Halsey concluded that the Japanese were running some kind of Tokyo Express but he wondered where were the Japanese carriers. The submarines had spotted battleships but no carriers. Worried about his pilots so exhausted he ordered one of the carrier groups, Adm. John S. McCain’s Task Group 38.1 to continue to Ulithi to resupply and R&R. McCain’s five ships carried roughly 400 or two-fifths, of the Third Fleet’s 1000 warplanes. Halsey felt confident that he had enough to handle a “magnificent Tokyo Express.” He ordered the remaining carrier groups to close on the Philippine shore and prepare for action.
At dawn on Oct. 24, the Third Fleet sent search flights racing to the west, looking for the Japanese ships. At 8:20, came the first report from Lt. Bill Verity, “I see ’em! Big ships!” Two minutes later, Cdr. Mort Eslick gave a count of 25 ships off the southern tip of Mindoro. Halsey took no time in deciding what to do. Officially, Halsey was overall commander of the Third Fleet but “tactical” control of the fast carrier task force belonged to Adm. Marc Mitscher. At 8:37 am. Halsey in his best radio voice commanded: “Strike! Repeat: Strike! Good luck!”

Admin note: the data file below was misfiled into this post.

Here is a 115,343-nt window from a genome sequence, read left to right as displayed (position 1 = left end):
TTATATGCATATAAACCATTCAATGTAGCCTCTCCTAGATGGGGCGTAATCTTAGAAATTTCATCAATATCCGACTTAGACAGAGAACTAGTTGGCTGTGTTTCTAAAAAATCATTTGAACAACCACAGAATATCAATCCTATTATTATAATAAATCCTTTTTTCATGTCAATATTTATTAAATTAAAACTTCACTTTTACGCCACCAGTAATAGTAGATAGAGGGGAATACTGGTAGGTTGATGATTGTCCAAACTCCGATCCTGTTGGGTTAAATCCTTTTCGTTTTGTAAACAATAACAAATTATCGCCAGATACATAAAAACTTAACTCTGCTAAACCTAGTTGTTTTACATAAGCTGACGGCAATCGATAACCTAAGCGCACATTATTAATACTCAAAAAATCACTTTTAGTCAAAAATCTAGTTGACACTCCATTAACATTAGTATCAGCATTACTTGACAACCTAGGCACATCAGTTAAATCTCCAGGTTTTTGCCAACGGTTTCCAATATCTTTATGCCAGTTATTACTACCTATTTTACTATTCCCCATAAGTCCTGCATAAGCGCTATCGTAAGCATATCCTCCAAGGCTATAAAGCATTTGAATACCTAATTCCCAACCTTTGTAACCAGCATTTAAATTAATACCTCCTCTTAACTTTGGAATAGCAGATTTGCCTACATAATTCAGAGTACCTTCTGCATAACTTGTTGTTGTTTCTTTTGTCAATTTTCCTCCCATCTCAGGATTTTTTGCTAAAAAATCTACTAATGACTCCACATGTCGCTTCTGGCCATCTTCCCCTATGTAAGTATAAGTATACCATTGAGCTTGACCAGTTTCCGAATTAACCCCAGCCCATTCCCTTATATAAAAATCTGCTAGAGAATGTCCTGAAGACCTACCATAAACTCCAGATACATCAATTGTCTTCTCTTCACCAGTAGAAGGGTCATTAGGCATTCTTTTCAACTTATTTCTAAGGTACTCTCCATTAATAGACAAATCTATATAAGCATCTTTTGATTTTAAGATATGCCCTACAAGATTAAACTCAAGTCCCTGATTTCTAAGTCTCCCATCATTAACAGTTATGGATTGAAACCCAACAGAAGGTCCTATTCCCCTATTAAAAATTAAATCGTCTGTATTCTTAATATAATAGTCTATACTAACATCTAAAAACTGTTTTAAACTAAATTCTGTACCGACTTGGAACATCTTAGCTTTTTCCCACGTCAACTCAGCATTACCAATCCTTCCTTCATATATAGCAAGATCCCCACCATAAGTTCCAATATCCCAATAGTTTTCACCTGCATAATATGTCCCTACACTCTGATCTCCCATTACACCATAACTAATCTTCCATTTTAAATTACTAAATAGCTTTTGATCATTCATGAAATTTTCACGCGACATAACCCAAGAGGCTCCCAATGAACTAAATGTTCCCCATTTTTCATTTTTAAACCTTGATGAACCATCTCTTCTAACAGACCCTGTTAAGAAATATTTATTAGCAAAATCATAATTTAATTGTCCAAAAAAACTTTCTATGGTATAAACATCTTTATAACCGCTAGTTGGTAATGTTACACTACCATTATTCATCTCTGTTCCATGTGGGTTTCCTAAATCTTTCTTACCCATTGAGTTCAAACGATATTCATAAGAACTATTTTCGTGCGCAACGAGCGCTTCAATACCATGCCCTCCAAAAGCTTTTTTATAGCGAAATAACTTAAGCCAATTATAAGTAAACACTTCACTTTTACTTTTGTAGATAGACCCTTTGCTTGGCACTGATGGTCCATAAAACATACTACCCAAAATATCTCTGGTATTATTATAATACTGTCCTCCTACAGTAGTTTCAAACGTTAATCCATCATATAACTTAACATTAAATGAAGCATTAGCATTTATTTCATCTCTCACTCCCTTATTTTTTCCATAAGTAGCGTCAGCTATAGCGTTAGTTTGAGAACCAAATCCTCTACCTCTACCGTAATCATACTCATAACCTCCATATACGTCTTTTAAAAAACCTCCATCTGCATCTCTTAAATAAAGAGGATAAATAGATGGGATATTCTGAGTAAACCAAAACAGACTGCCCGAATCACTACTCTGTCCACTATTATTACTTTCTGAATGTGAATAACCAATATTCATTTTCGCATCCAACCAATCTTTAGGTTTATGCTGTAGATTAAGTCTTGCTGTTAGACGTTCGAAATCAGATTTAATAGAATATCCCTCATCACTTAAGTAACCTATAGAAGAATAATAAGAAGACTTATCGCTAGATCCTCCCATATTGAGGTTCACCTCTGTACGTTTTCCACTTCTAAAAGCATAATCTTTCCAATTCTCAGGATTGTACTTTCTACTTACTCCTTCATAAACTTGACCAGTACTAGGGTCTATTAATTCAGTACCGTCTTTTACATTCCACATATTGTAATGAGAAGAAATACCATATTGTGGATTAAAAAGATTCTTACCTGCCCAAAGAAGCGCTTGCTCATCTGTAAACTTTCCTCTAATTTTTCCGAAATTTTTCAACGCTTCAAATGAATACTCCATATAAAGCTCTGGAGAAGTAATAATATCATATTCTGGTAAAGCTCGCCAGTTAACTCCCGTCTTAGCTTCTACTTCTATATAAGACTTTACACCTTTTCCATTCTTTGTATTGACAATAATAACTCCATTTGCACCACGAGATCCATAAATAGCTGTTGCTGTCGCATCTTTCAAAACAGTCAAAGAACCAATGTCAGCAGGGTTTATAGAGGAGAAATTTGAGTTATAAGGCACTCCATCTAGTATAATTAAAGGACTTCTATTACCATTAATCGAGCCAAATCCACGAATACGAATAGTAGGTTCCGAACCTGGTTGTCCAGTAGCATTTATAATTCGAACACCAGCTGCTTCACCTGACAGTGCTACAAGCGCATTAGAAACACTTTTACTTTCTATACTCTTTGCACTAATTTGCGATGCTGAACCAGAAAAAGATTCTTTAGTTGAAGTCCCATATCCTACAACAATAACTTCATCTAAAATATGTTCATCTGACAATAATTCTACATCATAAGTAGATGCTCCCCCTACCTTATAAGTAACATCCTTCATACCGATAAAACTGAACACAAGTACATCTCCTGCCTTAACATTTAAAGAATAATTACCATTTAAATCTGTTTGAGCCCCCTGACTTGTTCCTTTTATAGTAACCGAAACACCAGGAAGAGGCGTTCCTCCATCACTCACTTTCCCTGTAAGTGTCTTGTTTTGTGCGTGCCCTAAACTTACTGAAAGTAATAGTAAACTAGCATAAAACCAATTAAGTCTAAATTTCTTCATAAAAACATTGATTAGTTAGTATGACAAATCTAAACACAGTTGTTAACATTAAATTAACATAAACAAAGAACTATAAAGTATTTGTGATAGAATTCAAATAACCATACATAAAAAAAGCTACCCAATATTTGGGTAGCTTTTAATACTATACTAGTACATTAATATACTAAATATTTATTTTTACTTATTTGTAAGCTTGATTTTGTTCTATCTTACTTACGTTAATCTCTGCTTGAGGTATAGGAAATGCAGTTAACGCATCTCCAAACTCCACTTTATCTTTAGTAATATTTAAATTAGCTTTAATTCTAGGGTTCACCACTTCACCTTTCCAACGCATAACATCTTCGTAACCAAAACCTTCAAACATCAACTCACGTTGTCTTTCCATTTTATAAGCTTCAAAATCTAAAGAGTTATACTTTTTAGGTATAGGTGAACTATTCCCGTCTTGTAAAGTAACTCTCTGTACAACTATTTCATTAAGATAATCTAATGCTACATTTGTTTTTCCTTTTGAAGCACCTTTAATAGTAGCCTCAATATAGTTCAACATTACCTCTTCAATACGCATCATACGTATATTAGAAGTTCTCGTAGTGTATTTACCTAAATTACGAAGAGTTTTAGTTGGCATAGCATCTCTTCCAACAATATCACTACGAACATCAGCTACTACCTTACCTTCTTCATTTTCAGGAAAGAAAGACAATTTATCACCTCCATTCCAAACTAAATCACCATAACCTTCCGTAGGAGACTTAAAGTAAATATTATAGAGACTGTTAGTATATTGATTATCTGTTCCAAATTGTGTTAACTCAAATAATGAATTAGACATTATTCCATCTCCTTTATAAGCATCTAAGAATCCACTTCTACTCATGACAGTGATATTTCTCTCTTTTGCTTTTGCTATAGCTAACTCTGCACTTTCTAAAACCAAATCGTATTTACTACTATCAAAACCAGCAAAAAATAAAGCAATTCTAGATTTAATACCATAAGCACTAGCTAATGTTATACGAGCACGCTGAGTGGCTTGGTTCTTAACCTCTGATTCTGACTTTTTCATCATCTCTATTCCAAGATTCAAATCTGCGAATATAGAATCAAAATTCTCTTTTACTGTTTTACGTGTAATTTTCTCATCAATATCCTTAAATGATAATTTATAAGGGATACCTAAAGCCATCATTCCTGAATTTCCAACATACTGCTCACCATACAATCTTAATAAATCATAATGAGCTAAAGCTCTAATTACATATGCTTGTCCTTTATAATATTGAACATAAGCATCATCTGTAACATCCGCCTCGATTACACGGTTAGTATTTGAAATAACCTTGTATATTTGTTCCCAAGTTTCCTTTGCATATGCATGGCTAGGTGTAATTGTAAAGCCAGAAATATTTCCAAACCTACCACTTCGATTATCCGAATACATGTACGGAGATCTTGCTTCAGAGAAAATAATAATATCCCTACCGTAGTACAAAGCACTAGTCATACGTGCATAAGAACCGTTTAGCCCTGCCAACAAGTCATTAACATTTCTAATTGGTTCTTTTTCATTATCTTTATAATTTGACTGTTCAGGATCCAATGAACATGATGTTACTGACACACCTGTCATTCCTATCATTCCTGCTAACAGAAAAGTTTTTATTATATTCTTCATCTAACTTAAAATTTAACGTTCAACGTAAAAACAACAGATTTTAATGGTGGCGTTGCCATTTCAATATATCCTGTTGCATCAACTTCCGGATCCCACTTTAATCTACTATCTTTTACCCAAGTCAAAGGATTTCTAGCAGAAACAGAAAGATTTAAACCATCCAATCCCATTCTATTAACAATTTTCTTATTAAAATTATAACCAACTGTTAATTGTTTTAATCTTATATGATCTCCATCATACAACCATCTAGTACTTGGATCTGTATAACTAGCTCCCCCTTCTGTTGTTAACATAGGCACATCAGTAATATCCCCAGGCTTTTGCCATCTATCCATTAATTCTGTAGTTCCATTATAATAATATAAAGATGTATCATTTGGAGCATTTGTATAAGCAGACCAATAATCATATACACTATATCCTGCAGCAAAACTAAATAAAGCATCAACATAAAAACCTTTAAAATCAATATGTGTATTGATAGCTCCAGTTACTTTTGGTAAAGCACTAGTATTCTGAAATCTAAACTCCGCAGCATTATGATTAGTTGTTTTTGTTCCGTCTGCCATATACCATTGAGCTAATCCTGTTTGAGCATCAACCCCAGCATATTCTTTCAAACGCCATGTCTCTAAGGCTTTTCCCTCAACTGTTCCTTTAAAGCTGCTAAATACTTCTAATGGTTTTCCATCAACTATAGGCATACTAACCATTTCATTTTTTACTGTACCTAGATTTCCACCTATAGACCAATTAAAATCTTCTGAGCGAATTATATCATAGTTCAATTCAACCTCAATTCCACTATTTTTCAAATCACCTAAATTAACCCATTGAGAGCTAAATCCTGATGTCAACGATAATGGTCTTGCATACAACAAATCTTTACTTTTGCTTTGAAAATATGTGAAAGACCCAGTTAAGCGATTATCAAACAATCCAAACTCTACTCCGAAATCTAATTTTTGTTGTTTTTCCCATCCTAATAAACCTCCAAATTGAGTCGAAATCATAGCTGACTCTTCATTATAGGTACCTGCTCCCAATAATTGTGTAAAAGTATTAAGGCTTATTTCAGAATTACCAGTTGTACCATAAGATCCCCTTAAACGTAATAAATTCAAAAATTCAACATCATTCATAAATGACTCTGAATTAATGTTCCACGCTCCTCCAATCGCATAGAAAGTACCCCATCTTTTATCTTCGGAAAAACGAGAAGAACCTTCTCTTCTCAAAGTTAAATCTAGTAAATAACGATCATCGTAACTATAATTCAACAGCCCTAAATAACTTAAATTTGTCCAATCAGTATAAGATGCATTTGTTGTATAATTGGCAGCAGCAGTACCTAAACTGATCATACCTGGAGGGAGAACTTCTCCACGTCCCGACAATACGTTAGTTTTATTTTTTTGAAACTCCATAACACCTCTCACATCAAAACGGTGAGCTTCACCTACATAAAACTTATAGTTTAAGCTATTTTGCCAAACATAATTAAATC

At 8:46 am, Halsey ordered Admiral McCain’s carrier group to reverse course and prepare to refuel at sea. Halsey realized he would need all of his carrier planes. McCain’s force was already 600 miles away. It would take him more than a day to return.
At 8:20, standing on the bridge of the Yamato, Admiral Kurita sighted three American planes to the north. The tension rose on the bridge. After the sinking of the Atago and the Maya the day before, lookouts were on edge and saw periscopes everywhere.